Trek issues massive recall of quick releases for disc brake bikes; what it means to you (non-Trek bikes suspect as well)

recalled_bikesA few days ago Trek issued perhaps the largest bicycle recall in history, affecting nearly 1 million bikes with disc brakes. I’m going to attempt to summarize the issue here.
But first, here’s a link to a video showing an OK quick release,
another that shows the recalled quick release… and why it’s dangerous.
And finally, Trek’s official release on the recall.

This affects only bikes with disc brakes. Period. Despite the photos shown in the news, displaying rows of bikes without disc brakes, you do not have an issue if your bike does not have disc brakes.

The recall is for Trek bikes right now, but it’s expected to become an industry-wide issue. The quick release style being recalled has been in wide use across nearly all major bike companies. Trek recognized and is dealing with this first, as they became aware of a very serious injury for which research pointed to the quick release design as the cause.

The problem is caused by the quick release rotating backward into the front wheel’s disc, where it can lock in place, causing the front wheel to suddenly stop rotating. This can cause a crash without warning, possibly launching the rider into harm’s way. It’s a serious problem.

The buzz in some of the industry is that this is a user-error situation, where someone has not properly installed the front wheel. In many cases, this is true. If someone does not properly install the front wheel, perhaps by screwing the quick release on instead of flipping the lever, or they simply don’t have enough pressure holding it in place, it will easily fail. But in 2003 it was shown that front quick releases on disc brake bikes can loosen on their own.  The industry fixed a potentially-serious wheel-ejection issue by making it much more difficult for the wheel to leave the fork, even if the quick release loosened. What was not addressed was the issue of the quick release itself. Many still scoff at the notion that a quick release, properly used, could loosen over time, but the article referenced above shows otherwise.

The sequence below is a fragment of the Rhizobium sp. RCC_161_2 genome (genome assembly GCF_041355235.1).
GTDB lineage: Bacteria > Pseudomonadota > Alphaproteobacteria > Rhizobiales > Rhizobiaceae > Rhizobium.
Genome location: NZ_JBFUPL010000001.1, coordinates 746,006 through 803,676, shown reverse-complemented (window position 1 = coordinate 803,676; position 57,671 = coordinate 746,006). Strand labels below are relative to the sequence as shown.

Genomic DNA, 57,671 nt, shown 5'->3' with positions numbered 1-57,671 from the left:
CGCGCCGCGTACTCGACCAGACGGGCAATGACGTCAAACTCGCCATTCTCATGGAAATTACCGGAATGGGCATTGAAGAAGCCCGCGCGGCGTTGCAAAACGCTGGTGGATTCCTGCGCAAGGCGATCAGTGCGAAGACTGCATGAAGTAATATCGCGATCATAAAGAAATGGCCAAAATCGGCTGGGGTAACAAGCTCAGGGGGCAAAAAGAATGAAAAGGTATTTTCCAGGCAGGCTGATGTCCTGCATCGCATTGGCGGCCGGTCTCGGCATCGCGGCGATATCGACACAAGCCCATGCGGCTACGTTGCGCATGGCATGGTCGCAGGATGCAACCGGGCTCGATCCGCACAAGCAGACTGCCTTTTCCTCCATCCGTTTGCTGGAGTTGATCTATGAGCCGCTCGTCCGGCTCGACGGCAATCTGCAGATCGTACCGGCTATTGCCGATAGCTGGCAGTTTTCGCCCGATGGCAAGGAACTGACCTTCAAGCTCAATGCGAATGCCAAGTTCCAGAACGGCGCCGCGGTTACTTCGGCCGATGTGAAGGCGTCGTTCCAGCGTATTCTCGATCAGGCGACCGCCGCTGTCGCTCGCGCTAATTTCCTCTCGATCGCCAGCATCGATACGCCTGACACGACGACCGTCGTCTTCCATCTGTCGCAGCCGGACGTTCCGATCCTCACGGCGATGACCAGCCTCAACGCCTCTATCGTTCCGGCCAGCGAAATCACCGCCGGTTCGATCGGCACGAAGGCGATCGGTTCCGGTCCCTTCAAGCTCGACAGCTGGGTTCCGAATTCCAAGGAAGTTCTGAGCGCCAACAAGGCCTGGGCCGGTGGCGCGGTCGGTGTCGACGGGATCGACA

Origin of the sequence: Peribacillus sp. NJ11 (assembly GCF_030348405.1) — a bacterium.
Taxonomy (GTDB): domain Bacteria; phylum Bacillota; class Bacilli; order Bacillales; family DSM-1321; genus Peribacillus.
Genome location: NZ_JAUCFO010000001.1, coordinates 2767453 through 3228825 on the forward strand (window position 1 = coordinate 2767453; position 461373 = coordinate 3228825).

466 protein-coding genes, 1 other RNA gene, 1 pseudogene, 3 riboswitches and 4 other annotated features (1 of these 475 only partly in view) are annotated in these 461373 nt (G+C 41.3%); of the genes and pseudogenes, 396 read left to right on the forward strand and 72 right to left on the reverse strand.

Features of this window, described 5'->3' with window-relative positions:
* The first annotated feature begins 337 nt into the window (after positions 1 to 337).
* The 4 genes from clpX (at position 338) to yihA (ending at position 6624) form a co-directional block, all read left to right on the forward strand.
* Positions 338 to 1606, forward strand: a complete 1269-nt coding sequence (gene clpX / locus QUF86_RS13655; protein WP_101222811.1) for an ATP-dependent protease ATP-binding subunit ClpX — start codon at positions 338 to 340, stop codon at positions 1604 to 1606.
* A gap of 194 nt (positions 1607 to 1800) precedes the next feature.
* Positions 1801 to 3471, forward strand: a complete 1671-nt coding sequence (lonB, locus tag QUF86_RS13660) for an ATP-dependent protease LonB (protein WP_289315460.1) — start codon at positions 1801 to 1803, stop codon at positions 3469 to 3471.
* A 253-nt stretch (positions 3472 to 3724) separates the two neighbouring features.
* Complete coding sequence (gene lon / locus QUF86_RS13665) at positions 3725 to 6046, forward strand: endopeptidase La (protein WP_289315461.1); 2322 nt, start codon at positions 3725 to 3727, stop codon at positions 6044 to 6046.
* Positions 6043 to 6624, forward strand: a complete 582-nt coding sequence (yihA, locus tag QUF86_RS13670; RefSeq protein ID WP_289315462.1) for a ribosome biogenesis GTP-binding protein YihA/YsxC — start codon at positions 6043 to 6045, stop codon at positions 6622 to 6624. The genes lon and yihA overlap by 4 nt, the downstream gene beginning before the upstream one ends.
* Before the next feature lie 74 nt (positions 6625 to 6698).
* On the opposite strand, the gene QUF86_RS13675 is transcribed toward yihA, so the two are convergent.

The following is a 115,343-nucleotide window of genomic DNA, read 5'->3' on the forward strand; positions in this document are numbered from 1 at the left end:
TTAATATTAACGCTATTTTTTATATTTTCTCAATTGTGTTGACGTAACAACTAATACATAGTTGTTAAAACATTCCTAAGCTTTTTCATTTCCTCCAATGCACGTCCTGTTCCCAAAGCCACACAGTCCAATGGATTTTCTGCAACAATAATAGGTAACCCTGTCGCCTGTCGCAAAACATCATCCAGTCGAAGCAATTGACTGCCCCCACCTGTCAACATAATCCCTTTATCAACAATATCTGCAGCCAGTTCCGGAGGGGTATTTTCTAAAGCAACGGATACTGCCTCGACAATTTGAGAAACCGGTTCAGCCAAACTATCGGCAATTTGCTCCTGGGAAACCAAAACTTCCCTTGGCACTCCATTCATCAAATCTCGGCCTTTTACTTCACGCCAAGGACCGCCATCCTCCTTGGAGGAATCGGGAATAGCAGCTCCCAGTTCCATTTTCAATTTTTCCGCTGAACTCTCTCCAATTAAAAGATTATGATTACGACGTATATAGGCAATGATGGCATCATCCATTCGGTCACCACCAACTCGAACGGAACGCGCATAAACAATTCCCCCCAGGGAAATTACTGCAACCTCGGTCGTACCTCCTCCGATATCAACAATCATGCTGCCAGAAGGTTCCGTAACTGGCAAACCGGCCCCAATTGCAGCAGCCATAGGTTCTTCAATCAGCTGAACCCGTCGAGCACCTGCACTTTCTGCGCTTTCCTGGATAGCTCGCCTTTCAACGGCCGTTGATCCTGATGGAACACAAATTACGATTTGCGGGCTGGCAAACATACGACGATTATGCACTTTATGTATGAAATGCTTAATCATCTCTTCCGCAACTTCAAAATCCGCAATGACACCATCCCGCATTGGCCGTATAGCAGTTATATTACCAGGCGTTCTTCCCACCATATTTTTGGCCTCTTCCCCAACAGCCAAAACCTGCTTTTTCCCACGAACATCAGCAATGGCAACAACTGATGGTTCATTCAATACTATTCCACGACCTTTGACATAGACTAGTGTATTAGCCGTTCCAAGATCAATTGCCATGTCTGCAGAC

It would appear that simply moving the quick release lever from the disc-side of the wheel to the other side would eliminate the “lock & launch” problem, but this is not a reliable solution because the mechanism is not keyed and can easily be installed either way. But if you have a non-Trek bicycle and the quick release can rotate backward enough to go into the rotor, having the lever side of the quick release opposite the disc is better than nothing. The problem is that anyone, at anytime, could reinstall it differently.

You should also pay attention to the adjustment of your quick release much more often, since the evidence is clear that they can loosen over time. Yours might not, but it can. Next time you’re in a shop, have them show you what proper tension on the lever is.

Replacing the quick release is super-easy. A couple of minutes and you’re done. Replacing broken bikes and healing from accidents is not so easy. Please take this recall seriously.

Thanks, Mike Jacoubowsky, Partner, Chain Reaction Bicycles

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37 degrees, damp, no wonder I can’t breathe

Eric cresting West Old LaHonda among the tall trees & fog
Eric cresting West Old LaHonda among the tall trees & fog

Good group this morning; both Kevins, Eric, Karl, Karen & Todd. Rode through the Park (it’s Thursday, that’s what we do on Thursdays, climbing Kings via Greer and Huddart instead of the “easy” way up Kings). For some reason Eric was setting a pretty fast pace on Greer, which translated to a pretty fast pace through the park, which translated to me off the back more-quickly than usual. I thought I could hang on longer but it’s just not warm enough right now. In the end it was just under 30 minutes up Kings, making me the weakest link. The two Kevins made it to the top first, long before me. Todd? Not sure; can’t believe he wasn’t first at the top, but younger Kevin didn’t mention him. He split from the group and headed back down the hill shortly after.

Skyline was… wet & cold. Surprisingly cold. I really didn’t expect to see 37 degrees in the latter part of April! This wasn’t as much of an issue for me as it was for younger Kevin, who really doesn’t enjoy wet roads these days, and was annoyed he was on his Madone and not his wet-weather Boone ‘cross bike. More likely he’d rather still be in Disneyland, tough act to follow, that.

I finally started to feel better on West Old LaHonda, managing to stay on Karen’s wheel through the forest at the top. Karl had escaped much earlier and it seemed like we were making up some ground, but not enough to catch him. Kevin, Kevin & Eric cruised in at a more-reasonable pace.

Definitely looking forward to warmer, drier days!

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